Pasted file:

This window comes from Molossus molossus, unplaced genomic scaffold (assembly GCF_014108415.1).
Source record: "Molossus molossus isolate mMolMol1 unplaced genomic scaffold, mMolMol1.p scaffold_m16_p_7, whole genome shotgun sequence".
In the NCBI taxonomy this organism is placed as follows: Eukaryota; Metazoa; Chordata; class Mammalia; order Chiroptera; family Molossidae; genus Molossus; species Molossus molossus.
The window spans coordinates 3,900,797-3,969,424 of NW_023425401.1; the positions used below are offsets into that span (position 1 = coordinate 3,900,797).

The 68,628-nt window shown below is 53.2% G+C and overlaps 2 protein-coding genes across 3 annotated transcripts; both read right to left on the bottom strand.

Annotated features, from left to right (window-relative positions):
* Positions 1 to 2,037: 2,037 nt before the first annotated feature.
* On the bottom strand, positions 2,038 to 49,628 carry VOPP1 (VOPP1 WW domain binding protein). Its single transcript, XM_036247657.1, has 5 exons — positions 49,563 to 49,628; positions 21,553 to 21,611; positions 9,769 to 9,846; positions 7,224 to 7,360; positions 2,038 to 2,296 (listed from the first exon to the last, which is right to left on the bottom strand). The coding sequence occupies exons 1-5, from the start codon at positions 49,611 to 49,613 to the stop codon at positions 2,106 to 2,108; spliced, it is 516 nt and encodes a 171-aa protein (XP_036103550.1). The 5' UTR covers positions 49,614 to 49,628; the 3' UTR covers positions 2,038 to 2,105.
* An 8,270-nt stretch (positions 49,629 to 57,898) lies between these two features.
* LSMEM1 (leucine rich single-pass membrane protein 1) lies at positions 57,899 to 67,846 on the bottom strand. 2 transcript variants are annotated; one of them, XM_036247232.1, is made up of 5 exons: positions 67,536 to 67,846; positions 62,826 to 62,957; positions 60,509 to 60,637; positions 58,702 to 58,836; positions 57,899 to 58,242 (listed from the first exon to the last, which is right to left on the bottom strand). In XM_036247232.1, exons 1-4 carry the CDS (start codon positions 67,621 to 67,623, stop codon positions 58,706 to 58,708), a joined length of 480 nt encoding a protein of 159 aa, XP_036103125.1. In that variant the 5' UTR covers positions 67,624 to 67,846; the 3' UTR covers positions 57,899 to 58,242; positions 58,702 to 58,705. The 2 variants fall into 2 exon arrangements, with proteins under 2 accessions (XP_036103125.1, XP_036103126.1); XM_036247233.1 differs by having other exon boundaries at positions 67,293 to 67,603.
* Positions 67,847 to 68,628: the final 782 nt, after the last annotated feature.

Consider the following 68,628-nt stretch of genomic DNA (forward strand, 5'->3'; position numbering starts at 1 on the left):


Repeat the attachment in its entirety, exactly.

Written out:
This window comes from Molossus molossus, unplaced genomic scaffold (assembly GCF_014108415.1).
Source record: "Molossus molossus isolate mMolMol1 unplaced genomic scaffold, mMolMol1.p scaffold_m16_p_7, whole genome shotgun sequence".
In the NCBI taxonomy this organism is placed as follows: Eukaryota; Metazoa; Chordata; class Mammalia; order Chiroptera; family Molossidae; genus Molossus; species Molossus molossus.
The window spans coordinates 3,900,797-3,969,424 of NW_023425401.1; the positions used below are offsets into that span (position 1 = coordinate 3,900,797).

The 68,628-nt window shown below is 53.2% G+C and overlaps 2 protein-coding genes across 3 annotated transcripts; both read right to left on the bottom strand.

Annotated features, from left to right (window-relative positions):
* Positions 1 to 2,037: 2,037 nt before the first annotated feature.
* On the bottom strand, positions 2,038 to 49,628 carry VOPP1 (VOPP1 WW domain binding protein). Its single transcript, XM_036247657.1, has 5 exons — positions 49,563 to 49,628; positions 21,553 to 21,611; positions 9,769 to 9,846; positions 7,224 to 7,360; positions 2,038 to 2,296 (listed from the first exon to the last, which is right to left on the bottom strand). The coding sequence occupies exons 1-5, from the start codon at positions 49,611 to 49,613 to the stop codon at positions 2,106 to 2,108; spliced, it is 516 nt and encodes a 171-aa protein (XP_036103550.1). The 5' UTR covers positions 49,614 to 49,628; the 3' UTR covers positions 2,038 to 2,105.
* An 8,270-nt stretch (positions 49,629 to 57,898) lies between these two features.
* LSMEM1 (leucine rich single-pass membrane protein 1) lies at positions 57,899 to 67,846 on the bottom strand. 2 transcript variants are annotated; one of them, XM_036247232.1, is made up of 5 exons: positions 67,536 to 67,846; positions 62,826 to 62,957; positions 60,509 to 60,637; positions 58,702 to 58,836; positions 57,899 to 58,242 (listed from the first exon to the last, which is right to left on the bottom strand). In XM_036247232.1, exons 1-4 carry the CDS (start codon positions 67,621 to 67,623, stop codon positions 58,706 to 58,708), a joined length of 480 nt encoding a protein of 159 aa, XP_036103125.1. In that variant the 5' UTR covers positions 67,624 to 67,846; the 3' UTR covers positions 57,899 to 58,242; positions 58,702 to 58,705. The 2 variants fall into 2 exon arrangements, with proteins under 2 accessions (XP_036103125.1, XP_036103126.1); XM_036247233.1 differs by having other exon boundaries at positions 67,293 to 67,603.
* Positions 67,847 to 68,628: the final 782 nt, after the last annotated feature.

Consider the following 68,628-nt stretch of genomic DNA (forward strand, 5'->3'; position numbering starts at 1 on the left):